Then, when I change distributions, I have no problem simply formatting the root partition, since I know that the applications that won't be updated or replaced by the new distribution are safe in the third partition. Code Fusion installed successfully, but ran out of space as soon as I tried to create one of the demo projects. This is because the ASL installation creates separate partitions for /usr, /home, and /tmp in addition to the root partition.

I know this type of partitioning is accepted practice for many Linux users, but it's not a practice I've ever gotten into. I just don't see the advantage in having to keep up with how much space I have left where. Different strokes and all that.

In spite of these minor irritants, I found the AS-LT300 to be exactly what I needed to provide me with Linux on the road and to help me file my stories from the Expo on time. I used it exclusively to type all three of them.

The report on the Linus Torvalds's keynote was submitted in two hours, the Michael Prince keynote in about three, and the Richard Stallman interview in about four. The last two took longer, not because of problems typing on the laptop, but because of the constant winding and rewinding of my pocket recorder in order to transcribe the sessions.

My point is that if you are looking for a Linux laptop to provide reliable performance in mission-critical, deadline-oriented situations, the ASL proved to be all that and more to me.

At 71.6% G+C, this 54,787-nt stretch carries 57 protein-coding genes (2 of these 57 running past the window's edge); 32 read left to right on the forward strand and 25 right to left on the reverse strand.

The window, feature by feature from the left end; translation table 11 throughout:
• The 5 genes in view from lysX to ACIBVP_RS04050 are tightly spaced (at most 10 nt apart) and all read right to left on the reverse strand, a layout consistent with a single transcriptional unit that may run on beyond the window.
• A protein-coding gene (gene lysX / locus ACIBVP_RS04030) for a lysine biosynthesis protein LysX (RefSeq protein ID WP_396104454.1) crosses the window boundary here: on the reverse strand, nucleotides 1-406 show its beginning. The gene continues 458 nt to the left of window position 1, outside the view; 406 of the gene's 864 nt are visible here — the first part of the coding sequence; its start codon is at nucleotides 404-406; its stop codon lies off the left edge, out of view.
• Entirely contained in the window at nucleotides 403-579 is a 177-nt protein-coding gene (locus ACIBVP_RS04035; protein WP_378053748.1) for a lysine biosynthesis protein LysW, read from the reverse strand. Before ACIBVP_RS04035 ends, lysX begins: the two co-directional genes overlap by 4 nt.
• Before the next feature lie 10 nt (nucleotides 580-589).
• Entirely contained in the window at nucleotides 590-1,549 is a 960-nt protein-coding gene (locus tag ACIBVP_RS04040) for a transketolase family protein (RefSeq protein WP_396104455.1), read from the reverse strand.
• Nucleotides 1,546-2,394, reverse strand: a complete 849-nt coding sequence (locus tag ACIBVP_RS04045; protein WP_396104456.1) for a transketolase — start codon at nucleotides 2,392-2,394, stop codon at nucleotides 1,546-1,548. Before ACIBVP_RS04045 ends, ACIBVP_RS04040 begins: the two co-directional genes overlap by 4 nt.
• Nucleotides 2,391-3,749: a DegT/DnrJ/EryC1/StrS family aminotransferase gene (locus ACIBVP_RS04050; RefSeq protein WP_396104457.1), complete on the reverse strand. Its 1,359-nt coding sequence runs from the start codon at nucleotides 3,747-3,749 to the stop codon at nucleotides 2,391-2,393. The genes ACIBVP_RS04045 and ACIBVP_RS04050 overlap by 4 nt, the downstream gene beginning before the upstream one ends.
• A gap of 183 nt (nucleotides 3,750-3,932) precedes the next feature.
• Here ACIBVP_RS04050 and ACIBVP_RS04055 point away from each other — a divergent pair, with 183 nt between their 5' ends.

If you are a more knowledgeable type and prefer to find the best buy you can on hardware and then do your own installation of Linux, you're not alone. A recent AltaVista search using Linux and laptop as keywords returned over 75,000 hits.

There is a HOWTO for laptops (see Resources below for a link to Werner Heuser's excellent work on the topic). It can help you pick the right hardware in the first place, help you with the hardware which might be new to you if you're like me and have never travelled beyond the land of desktops (things like PCMCIA cards, IR technology, and so on), and even provides guidance on installing and configuring Linux on the laptop.

Werner's HOWTO also provides a map to further sources of information, one of which just might be the lifesaver for a difficult install. He points to these additional sources:

Highly recommended is the survey by Kenneth E. Harker: An MIT archive of Linux laptop packages: Hardware HOWTO: The Open Hardware Certification Program: -- dedicated to the hardware aspects of (Linux) computing: How to Build a PC FAQ -- excellent hardware overview by Billy Newsom: Last, but not least: the WWW itself!

As Linux becomes more and more mainstream, the number of Linux laptop users will continue to grow. I only found two vendors (Linux Laptops and ASL Workstations) offering Linux preloaded on laptops, but there are bound to be more. Perhaps even one of the major players will be able to get its neck out from under the heel of the Microsoft monopoly long enough to offer Linux as an option on its machines. I'll keep an eye out for new choices, and so should you.